Dan's Dugout: Cards fall wrong way in St. Louis • Latino Sports


Dan’s Dugout: Cards fall wrong way in St. Louis


LAKE BUENA VISTA, Fla. — The St. Louis Cardinals won’t admit it but they’re desperate to find a shortstop before the season starts.

Jhonny Peralta, an All-Star last summer, will miss at least half the season with a torn ligament in his left thumb.

The Cards near Yadier Molina in the playoffs

Yadier Molina

That’s an injury eerily similar to that suffered by Cardinals catcher Yadier Molina late last year. Molina tried to play through it when his 100-win team reached the playoffs but was merely a shadow of his usual persona.

Had he not been sidelined, the Cardinals almost certainly would have defeated the Chicago Cubs in the five-game Division Series and advanced to the NL Championship Series against the New York Mets.

Worried that his Redbirds might become also-rans early — especially after losing Jason Heyward and John Lackey to the Cubs as free agents — general manager Walt Jocketty is already on the prowl for a Peralta replacement.

Andrelton Simmons anchors the Angels infield

Andrelton Simmons

His top two targets are Ruben Tejada, a good-field, no-hit backup for the Mets, and fellow veteran Erick Aybar, a better bat who now belongs to Atlanta in the wake of the swap that sent Andrelton Simmons to the Los Angeles Angels.

Aybar would be better: his contract expires at the end of the 2016 season, when Peralta will be playing again. He’s available only because a Braves rookies named Ozzie Albies has been unstoppable all spring — as a hitter, runner, and fielder.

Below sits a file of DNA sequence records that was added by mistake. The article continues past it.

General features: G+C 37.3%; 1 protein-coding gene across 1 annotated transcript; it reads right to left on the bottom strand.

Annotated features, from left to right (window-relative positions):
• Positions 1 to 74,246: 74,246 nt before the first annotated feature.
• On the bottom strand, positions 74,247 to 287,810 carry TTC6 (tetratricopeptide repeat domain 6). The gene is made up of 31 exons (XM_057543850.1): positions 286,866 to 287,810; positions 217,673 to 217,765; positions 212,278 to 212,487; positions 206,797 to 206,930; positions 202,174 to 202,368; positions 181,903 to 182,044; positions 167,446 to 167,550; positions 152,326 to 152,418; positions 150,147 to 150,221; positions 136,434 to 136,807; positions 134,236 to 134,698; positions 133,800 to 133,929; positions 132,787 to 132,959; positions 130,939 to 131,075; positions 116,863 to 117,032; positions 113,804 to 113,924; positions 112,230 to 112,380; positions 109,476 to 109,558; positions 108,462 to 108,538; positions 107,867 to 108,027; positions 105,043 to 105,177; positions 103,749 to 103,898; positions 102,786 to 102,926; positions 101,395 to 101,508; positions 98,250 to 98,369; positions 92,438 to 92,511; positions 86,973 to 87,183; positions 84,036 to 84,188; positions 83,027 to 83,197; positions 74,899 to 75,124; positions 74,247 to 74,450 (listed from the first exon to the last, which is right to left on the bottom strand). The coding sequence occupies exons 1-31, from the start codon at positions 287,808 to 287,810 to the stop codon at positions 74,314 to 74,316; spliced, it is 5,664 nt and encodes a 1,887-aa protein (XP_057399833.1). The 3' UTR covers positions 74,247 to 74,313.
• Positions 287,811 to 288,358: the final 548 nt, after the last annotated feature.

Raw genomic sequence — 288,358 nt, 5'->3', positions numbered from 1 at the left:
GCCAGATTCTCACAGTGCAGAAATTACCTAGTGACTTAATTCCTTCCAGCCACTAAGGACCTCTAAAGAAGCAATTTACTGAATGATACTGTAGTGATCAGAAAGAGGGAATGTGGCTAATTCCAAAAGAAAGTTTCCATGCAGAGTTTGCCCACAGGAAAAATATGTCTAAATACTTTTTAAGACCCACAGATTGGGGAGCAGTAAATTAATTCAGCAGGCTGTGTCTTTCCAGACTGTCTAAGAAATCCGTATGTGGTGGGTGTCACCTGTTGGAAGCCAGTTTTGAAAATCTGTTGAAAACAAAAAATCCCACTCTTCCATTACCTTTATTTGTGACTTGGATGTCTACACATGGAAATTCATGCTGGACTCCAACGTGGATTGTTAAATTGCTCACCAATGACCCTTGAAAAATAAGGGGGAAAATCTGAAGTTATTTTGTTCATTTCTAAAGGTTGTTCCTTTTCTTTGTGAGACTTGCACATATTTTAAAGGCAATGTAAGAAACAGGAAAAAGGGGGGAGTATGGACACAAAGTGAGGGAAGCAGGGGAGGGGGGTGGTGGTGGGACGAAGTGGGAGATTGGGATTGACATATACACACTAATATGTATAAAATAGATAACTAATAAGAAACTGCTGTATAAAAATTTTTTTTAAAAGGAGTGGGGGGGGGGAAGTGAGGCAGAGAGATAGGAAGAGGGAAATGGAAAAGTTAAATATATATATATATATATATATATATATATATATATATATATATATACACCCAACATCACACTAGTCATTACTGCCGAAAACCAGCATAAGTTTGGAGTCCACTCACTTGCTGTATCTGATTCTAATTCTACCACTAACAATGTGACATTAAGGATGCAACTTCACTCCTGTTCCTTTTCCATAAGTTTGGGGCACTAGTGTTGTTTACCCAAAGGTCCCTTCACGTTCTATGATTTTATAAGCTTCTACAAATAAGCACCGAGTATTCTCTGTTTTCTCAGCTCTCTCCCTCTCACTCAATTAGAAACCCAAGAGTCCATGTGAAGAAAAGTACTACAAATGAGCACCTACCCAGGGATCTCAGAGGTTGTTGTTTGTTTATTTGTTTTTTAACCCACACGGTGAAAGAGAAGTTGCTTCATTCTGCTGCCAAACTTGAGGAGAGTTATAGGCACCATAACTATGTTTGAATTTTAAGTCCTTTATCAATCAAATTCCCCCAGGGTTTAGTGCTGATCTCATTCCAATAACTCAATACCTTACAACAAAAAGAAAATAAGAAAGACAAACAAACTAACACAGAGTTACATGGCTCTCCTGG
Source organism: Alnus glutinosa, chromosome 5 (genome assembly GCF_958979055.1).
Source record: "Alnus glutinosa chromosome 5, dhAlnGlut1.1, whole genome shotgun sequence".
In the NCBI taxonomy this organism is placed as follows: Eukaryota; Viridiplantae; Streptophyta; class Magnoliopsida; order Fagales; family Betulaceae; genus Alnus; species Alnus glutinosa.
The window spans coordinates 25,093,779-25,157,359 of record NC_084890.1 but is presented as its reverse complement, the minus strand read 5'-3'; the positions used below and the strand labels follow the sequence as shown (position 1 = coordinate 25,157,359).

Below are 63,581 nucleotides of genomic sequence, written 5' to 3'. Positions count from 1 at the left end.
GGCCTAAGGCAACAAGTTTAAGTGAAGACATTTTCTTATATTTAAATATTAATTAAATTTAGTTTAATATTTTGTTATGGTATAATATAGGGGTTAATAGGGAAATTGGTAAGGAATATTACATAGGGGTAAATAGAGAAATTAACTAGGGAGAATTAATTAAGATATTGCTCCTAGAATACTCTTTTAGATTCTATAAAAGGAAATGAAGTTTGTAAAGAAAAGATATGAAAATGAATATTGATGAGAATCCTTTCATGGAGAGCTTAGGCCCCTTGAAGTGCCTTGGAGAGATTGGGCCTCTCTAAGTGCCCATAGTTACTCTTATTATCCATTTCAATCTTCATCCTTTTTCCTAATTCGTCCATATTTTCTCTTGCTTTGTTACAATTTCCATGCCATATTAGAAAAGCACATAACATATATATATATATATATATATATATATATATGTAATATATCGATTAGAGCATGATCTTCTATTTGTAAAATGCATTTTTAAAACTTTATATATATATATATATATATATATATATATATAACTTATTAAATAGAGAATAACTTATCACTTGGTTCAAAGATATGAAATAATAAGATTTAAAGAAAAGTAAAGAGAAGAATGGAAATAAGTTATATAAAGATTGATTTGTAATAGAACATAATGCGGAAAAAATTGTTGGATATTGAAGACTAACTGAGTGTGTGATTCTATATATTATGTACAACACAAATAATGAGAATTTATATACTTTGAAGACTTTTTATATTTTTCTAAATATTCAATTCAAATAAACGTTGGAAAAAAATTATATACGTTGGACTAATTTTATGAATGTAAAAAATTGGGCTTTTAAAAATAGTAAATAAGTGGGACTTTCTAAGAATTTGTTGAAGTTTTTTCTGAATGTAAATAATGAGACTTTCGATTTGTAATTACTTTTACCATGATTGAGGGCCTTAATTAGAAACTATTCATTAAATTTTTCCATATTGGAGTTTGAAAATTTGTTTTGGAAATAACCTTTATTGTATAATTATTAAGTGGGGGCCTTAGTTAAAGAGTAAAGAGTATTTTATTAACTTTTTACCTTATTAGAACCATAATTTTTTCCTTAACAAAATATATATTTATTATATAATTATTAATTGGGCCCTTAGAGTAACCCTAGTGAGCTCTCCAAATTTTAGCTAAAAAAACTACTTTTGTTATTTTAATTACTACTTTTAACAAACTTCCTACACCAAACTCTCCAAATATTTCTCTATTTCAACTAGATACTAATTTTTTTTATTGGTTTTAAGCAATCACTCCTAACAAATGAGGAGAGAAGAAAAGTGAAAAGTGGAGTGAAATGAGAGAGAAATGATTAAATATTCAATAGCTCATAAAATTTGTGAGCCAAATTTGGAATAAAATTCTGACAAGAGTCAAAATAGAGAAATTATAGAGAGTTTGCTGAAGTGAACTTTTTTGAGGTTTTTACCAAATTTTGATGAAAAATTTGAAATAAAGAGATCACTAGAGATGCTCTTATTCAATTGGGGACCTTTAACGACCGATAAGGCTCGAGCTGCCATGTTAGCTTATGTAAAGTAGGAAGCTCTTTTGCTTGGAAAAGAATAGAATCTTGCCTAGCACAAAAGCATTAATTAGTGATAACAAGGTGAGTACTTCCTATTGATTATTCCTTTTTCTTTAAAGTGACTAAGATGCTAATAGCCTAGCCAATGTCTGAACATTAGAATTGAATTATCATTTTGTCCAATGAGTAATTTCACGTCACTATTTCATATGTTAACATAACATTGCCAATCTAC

Peralta, meanwhile, is hardly the only player to suffer a devastating early-spring injury. Philadelphia outfielder Aaron Alherr, impressive as a rookie last year, had wrist surgery and could be out for the year.

A couple of new Tommy John surgeries have been announced too, with more to follow. Colorado’s Jairo Diaz is just the latest.

That’s what makes spring training so interesting — and so difficult to predict. Injuries can open many doors. In fact, that’s how home run king Hank Aaron got his big break.

Bobby Thomson, whose 1951 “shot heard ’round the world” was the

Hank Aaron

Hank Aaron

most dramatic home run in baseball history, broke his leg sliding three years later. Milwaukee Braves manager Charlie Grimm made a 20-year-old infielder the new leftfielder.

Henry Louis Aaron went on to hit 755 home runs and collect more runs batted in than any man in baseball history. He was also an All-Star 25 times, another record.

Elsewhere in baseball:

The Yankees concede that Aaron Judge will almost certainly succeed Carlos Beltran as the right man in right field next year . . .

Steve Grilli, former pitcher for several American League clubs, visited son Jason, Atlanta’s closer, at Champion Stadium Tuesday . . .

If he’s healthy by the time this season starts, Houston DH Evan Gattis — playing half his schedule in hitter-friendly Minute Maid Park — would be a darkhorse candidate to lead the American League in home runs . . .

The grandson of Sid Gordon, former outfielder for the New York Giants and Boston Braves, is part of the media group following the New York Mets this spring . . .

Throwing out the first ball at Champion Stadium Tuesday knocks another item off the bucket list for this reporter, who signed his new baseball book at the ballpark before the Mets-Braves game . . .

Surprise, surprise: Bobby Cox admitted before the game that

 Bobby Cox

Bobby Cox

handling controversial closer John Rocker wasn’t easy . . .

The Braves are talking to entities on both coasts of Florida about building a single-team spring training facility that would be ready for 2018. The team could even return to the Palm Beaches after a 20-year absence, according to several club officials.

About Dan Schlossberg

Former AP sportswriter Dan Schlossberg of Fair Lawn, NJ has produced 35 baseball books, including autobiographies of Ron Blomberg, Al Clark, and Milo Hamilton. Also a broadcaster, he is the host and executive producer of Braves Banter and Travel Itch Radio and a contributor to Sirius XM.

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